Examples like this play out all of the time in our organizations. Employees follow rules and procedures because there are consequences for not doing so. This requires someone to be around to monitor compliance and enforce consequences. Over time some workers start following the procedures because they think it is the right thing to do and it is important, not because they have to. When this happens, their values have changed.
How Beliefs and Values Relate to Culture
Remember our definition of culture: it’s the collection of expectations and norms that determine how a group behaves. Beliefs beget behaviors, but so do values. The manager whose employees follow procedures only when they are closely supervised is facing an uphill battle because his employees don’t value what he’s asking them to do. They just believe they will get in trouble if they don’t comply. A leader who is trying to change the culture of her company must focus on the values she is trying to instill to enable truly lasting change. We’ve all seen it happen – as soon a leader moves on, a highly visible change effort falls by the wayside and things revert back to the old way of doing business. This is usually because the focus of effort was on changing people’s behaviors not their values, or enough time was not devoted to the effort for it to become fully internalized. Either way, the whole thing goes down in history as “just one more time someone said we were going to change the way we operate, but nothing really ever came of it.” Changing what someone values – the things that are important to them – requires the leader to focus on why the changes are important, not just what the changes are. This can take an enormous amount of effort and time. But if you want the changes to truly take hold, they must be important to those on your team just like they are to you.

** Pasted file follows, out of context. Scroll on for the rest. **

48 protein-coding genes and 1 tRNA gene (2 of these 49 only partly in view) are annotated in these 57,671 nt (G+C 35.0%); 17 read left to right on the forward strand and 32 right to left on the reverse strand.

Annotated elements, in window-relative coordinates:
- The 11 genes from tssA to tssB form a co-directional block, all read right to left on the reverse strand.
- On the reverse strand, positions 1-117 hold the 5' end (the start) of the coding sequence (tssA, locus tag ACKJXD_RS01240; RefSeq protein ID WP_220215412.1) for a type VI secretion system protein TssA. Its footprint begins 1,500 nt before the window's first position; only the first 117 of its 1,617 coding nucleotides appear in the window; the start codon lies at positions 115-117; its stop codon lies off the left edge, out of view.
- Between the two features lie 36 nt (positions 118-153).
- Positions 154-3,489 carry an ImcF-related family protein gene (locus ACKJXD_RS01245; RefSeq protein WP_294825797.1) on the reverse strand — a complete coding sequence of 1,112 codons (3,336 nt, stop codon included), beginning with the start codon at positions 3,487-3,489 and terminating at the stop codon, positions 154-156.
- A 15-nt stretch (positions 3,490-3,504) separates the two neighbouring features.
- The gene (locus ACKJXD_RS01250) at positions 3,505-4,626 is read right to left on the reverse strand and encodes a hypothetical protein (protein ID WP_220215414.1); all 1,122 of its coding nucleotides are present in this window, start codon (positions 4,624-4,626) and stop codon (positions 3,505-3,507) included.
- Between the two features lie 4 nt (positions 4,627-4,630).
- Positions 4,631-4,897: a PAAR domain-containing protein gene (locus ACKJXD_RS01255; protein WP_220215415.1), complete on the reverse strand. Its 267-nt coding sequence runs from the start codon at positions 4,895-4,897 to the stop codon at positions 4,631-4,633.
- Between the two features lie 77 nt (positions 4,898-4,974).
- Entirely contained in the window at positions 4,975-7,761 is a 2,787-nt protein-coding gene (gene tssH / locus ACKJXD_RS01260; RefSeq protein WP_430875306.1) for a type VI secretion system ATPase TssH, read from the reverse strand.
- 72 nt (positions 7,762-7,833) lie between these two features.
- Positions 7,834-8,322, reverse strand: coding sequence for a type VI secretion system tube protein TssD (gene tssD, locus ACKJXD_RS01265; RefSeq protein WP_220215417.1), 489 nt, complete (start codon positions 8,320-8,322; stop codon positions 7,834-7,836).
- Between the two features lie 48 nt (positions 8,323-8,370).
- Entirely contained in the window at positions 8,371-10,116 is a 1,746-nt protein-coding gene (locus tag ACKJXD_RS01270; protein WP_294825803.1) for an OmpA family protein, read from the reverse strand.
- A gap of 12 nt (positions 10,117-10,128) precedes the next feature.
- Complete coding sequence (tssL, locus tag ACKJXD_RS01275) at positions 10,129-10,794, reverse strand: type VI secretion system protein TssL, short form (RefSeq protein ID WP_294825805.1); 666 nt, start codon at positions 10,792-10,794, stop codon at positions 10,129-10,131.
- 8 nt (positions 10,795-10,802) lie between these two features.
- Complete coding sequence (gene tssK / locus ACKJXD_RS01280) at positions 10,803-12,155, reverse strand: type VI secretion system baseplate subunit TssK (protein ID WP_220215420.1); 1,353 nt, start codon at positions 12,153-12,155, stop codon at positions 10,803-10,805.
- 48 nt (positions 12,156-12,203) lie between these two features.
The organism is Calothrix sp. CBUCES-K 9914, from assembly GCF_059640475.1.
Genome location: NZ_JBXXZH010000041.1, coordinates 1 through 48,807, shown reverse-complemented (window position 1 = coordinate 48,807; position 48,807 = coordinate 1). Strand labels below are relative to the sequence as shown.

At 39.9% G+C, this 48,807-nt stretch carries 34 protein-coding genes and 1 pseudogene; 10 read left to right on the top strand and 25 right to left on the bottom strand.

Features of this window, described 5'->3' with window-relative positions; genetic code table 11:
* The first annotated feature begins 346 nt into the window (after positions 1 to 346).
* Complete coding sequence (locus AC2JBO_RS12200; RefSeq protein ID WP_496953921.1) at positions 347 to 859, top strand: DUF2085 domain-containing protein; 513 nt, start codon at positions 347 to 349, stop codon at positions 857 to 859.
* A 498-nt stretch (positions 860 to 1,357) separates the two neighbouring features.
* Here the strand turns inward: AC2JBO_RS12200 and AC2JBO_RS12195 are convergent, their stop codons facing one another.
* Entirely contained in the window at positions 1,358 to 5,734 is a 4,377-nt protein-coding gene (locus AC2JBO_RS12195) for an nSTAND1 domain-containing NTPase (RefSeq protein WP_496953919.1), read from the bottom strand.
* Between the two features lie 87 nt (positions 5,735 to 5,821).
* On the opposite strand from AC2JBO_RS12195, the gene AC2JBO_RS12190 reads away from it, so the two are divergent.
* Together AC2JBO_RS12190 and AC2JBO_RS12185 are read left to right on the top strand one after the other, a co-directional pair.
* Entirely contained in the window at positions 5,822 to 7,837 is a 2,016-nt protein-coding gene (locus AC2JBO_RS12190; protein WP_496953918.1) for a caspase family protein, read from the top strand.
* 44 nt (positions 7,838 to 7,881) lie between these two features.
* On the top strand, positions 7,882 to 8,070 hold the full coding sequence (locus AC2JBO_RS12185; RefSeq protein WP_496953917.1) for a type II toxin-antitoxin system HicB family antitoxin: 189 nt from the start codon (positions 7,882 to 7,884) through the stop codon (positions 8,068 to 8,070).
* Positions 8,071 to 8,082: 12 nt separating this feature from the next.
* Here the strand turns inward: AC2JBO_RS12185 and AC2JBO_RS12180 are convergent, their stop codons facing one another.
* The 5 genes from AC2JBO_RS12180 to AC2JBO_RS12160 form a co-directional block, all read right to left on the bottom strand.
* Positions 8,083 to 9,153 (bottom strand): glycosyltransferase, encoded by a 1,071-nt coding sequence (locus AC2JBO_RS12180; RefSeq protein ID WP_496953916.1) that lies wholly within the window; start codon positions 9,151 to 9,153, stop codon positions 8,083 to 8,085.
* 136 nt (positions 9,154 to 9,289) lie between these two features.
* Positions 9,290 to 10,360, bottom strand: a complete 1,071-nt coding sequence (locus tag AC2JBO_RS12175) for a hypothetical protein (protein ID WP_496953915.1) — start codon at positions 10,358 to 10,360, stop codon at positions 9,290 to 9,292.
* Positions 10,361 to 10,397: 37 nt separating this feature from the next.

How are you approaching your change efforts? Are you just telling people what they should do differently? Does your team seem to undermine the changes and your plans every chance they get? Do you feel like the cat who knows the mice are playing while you are away? If so, chances are you are focusing too much on consequences and beliefs and not on changing the values of your team.